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Detecting and tracking populations at-risk of Alzheimer’s disease: studying asymptomatic cognitive profiles and symptomatic clinical presentations

Pavisic, Ivanna Micol; (2021) Detecting and tracking populations at-risk of Alzheimer’s disease: studying asymptomatic cognitive profiles and symptomatic clinical presentations. Doctoral thesis (Ph.D), UCL (University College London).

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Abstract

Familial Alzheimer’s disease (FAD) is a penetrant autosomal dominantly inherited condition. Due to its clinical and neurophysiological similarities with sporadic AD features, it represents an important clinical group in its own right but also offers a potential model for AD. This thesis is largely based on the longitudinal FAD study but also includes data from ‘Insight 46’ in an attempt to broaden the scope of these investigations to other ‘at-risk’ cohorts. The overarching aim of the thesis is to study the early subtle cognitive changes (with a particular focus on visual short-term memory but also subjective cognitive decline) and the symptomatic presentations (both cognitive and clinical) that accompany disease progression in AD. The key findings were that over time, presymptomatic mutation carriers (PMCs) had a faster rate of decline in visual short-term memory (VSTM) function, specifically in the ability to remember the location and the target identity. This relational binding deficit was strongest in the most challenging task condition: 3-items, 4s delay (high load, longest delay), and is clinically relevant as it shows sensitivity in tracking individuals during preclinical AD stages. Consequent eye movement investigations of VSTM function, revealed a stronger cognitive effort for PMCs compared to controls during encoding, a finding which may increase the diagnostic value of relational binding tasks. Other important findings were: the higher incidence of subjective cognitive decline symptoms in two otherwise different populations “at-risk” of AD: PMCs carriers and amyloid-positive ~70-year-old participants and the ineffective VSTM function and much smaller influence of mutation specificity on survival time variance in comparison to variance in age at onset for symptomatic FAD individuals. Together, this work has implications for the interpretation of cognitive and clinical data, the understanding of heterogeneity in FAD and may help detect and track subtle cognitive decline of potential value to clinical practice.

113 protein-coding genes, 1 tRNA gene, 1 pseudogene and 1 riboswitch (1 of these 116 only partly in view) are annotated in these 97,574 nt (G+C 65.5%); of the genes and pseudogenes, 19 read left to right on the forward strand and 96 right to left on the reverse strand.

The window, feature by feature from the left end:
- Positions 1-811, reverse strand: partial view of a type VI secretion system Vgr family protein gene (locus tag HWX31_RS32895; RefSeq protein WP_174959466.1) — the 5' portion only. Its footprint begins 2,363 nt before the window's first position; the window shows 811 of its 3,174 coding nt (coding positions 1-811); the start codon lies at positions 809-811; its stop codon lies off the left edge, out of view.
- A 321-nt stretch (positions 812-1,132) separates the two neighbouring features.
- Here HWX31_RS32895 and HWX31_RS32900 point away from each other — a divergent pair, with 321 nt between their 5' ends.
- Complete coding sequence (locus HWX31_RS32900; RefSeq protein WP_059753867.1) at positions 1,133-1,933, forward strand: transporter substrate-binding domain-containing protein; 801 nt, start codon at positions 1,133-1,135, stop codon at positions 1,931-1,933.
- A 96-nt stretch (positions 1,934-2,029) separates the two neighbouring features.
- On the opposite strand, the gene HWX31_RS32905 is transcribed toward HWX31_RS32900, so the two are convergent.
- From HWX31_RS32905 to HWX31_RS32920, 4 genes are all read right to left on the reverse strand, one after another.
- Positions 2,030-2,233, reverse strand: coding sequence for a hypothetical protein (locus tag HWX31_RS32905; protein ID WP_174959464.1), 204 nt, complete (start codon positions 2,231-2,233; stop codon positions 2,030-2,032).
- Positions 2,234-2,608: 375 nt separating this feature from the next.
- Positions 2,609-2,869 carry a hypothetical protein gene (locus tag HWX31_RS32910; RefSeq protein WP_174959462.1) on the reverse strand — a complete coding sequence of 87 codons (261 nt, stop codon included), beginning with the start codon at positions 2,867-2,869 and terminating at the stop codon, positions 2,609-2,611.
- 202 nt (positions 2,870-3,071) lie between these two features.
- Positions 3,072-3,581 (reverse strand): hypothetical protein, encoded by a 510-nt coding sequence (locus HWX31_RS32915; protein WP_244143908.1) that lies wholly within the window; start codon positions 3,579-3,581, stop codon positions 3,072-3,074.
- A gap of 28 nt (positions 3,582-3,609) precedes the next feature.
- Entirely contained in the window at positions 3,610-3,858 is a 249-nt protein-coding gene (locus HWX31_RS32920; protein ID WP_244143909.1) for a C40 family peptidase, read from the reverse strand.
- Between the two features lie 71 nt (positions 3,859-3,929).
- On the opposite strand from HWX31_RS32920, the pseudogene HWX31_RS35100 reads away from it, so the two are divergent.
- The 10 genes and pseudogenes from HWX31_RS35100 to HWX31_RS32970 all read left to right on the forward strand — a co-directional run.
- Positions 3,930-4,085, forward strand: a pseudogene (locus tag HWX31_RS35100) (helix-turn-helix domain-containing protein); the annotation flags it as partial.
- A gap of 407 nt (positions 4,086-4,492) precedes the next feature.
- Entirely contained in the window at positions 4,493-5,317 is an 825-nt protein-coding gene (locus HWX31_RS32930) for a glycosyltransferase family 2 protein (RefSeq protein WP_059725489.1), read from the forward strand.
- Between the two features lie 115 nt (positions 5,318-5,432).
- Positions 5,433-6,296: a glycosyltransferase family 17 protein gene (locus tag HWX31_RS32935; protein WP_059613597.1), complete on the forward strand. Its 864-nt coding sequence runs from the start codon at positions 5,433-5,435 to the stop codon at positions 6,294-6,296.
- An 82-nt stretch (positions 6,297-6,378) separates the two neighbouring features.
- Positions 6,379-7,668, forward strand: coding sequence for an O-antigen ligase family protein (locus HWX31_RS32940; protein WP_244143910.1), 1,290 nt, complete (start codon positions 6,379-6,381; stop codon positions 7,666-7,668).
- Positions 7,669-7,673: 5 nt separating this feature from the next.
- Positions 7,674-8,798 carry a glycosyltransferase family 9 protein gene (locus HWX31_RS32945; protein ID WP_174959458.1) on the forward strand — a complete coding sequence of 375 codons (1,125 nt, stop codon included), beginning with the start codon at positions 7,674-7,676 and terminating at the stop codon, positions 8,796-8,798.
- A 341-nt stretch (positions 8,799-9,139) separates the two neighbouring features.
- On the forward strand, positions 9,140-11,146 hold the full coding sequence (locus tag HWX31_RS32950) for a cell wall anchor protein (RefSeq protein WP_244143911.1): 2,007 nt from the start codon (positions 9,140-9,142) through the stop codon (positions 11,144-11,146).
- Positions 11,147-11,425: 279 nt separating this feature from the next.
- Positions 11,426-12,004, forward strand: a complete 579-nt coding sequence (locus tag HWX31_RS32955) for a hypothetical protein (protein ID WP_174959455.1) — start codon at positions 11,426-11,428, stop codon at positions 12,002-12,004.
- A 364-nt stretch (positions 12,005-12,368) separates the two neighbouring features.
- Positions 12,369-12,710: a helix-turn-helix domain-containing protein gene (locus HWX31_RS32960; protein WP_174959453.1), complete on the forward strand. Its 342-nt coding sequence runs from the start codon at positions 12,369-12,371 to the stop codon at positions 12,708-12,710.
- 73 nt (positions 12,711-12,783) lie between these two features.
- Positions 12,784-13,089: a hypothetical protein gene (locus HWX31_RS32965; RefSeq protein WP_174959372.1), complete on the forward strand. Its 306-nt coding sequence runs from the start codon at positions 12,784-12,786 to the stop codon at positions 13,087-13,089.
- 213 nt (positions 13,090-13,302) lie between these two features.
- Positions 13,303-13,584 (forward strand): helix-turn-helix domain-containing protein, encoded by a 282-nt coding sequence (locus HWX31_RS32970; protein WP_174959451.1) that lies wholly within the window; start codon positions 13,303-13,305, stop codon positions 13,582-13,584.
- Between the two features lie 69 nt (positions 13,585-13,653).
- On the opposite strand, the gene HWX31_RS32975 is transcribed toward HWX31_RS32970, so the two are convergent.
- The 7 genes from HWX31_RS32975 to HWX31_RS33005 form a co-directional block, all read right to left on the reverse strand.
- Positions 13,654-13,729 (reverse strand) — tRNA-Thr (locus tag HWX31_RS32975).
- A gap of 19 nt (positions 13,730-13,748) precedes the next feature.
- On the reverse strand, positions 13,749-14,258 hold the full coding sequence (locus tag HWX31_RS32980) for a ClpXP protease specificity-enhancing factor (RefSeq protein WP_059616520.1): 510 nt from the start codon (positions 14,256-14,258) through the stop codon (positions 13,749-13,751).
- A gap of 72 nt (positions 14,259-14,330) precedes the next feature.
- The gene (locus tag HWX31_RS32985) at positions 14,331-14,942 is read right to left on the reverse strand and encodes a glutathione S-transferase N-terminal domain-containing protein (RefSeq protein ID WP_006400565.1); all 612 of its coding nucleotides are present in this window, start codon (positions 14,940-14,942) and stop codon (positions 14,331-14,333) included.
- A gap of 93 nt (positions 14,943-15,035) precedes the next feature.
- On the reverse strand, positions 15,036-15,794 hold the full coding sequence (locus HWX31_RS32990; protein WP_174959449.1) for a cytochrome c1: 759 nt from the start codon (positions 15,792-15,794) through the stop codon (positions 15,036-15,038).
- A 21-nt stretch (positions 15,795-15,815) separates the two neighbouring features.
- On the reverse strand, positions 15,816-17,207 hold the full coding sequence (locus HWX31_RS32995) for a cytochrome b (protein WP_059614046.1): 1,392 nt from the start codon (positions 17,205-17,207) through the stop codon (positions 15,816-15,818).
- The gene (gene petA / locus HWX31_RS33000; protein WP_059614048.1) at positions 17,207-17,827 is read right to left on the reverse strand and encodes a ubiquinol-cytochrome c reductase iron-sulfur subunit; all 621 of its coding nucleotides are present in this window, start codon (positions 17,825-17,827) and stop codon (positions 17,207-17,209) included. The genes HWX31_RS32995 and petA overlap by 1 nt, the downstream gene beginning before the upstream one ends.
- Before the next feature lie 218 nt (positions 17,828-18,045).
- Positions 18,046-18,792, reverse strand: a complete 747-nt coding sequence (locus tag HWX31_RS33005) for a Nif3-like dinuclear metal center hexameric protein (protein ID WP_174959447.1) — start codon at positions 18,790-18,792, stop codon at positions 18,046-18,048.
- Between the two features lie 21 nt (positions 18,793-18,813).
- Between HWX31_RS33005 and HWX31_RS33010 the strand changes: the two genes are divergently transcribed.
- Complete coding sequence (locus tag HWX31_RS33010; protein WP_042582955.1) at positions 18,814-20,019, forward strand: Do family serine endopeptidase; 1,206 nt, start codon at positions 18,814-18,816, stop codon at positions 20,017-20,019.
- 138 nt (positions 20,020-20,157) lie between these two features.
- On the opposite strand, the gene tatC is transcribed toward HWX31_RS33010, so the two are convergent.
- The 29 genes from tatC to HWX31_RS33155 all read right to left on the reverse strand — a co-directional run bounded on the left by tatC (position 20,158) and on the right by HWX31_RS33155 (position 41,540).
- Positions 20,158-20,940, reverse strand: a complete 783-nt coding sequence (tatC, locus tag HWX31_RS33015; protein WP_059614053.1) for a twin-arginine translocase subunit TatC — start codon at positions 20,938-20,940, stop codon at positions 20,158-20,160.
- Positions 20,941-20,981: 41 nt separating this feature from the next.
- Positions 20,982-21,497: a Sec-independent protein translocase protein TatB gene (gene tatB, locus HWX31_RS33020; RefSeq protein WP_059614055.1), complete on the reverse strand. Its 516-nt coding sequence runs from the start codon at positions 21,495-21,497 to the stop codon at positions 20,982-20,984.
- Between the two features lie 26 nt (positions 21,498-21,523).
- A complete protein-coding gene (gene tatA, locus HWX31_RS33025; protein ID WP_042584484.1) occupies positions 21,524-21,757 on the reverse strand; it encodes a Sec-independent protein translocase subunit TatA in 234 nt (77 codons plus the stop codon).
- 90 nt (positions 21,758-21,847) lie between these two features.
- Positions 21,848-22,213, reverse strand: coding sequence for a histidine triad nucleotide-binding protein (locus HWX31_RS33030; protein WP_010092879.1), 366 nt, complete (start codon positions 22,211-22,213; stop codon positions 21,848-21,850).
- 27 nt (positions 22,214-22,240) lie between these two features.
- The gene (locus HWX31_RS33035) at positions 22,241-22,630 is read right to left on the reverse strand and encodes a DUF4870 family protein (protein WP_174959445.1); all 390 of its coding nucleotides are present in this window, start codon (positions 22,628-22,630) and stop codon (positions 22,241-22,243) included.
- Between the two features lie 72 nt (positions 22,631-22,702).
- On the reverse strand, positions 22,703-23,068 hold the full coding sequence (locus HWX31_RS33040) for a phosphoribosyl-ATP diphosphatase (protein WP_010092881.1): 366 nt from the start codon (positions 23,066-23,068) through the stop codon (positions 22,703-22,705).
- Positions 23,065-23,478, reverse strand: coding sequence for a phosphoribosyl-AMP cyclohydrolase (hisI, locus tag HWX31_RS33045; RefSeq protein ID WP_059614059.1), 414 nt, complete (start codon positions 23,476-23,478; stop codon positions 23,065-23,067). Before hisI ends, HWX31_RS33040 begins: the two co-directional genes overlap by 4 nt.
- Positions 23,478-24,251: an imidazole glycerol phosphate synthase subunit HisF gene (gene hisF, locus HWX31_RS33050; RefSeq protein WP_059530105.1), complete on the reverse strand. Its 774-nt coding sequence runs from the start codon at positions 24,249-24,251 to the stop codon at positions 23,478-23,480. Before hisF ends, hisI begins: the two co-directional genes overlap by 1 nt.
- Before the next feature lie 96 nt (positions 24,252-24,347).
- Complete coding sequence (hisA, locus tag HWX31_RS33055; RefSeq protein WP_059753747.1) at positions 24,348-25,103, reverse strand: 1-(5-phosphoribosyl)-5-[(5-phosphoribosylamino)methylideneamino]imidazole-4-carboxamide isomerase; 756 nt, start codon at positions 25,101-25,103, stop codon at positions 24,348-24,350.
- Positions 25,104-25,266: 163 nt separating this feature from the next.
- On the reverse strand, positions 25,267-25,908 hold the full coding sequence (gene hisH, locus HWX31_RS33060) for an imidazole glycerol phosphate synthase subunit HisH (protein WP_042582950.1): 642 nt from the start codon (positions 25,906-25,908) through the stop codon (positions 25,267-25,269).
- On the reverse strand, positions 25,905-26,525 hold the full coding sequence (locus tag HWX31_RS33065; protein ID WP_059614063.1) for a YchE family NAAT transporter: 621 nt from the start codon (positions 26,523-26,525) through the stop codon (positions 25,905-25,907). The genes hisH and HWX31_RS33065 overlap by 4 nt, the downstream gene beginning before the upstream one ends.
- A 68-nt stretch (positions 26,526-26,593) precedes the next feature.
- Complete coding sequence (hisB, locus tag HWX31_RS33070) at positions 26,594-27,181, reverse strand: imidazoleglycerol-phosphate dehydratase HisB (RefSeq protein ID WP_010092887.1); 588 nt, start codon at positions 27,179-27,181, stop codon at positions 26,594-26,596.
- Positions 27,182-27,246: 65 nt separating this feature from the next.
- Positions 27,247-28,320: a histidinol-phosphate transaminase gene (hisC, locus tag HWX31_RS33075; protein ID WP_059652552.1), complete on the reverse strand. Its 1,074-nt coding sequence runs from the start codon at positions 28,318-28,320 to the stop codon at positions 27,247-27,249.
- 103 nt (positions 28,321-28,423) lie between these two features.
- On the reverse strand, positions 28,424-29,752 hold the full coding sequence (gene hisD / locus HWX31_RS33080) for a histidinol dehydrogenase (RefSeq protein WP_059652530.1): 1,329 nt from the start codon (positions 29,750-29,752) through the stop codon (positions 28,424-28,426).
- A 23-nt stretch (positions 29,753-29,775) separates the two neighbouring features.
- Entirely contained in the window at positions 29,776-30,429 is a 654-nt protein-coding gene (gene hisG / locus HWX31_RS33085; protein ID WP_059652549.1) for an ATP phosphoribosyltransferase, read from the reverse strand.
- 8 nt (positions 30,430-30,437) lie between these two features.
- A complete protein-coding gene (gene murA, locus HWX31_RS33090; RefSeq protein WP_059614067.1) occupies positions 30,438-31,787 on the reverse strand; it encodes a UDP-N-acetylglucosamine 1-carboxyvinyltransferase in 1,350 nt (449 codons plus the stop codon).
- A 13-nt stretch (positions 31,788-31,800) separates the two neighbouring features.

Type: Thesis (Doctoral)
Qualification: Ph.D
Title: Detecting and tracking populations at-risk of Alzheimer’s disease: studying asymptomatic cognitive profiles and symptomatic clinical presentations
Event: UCL (University College London)
Language: English
Additional information: Copyright © The Author 2021. Original content in this thesis is licensed under the terms of the Creative Commons Attribution-NonCommercial 4.0 International (CC BY-NC 4.0) Licence (https://creativecommons.org/licenses/by-nc/4.0/). Any third-party copyright material present remains the property of its respective owner(s) and is licensed under its existing terms. Access may initially be restricted at the author’s request.
UCL classification: UCL
UCL > Provost and Vice Provost Offices
UCL > Provost and Vice Provost Offices > School of Life and Medical Sciences
UCL > Provost and Vice Provost Offices > School of Life and Medical Sciences > Faculty of Brain Sciences
UCL > Provost and Vice Provost Offices > School of Life and Medical Sciences > Faculty of Brain Sciences > UCL Queen Square Institute of Neurology
UCL > Provost and Vice Provost Offices > School of Life and Medical Sciences > Faculty of Brain Sciences > UCL Queen Square Institute of Neurology > Neurodegenerative Diseases
URI: https://discovery.ucl.ac.uk/id/eprint/10128600
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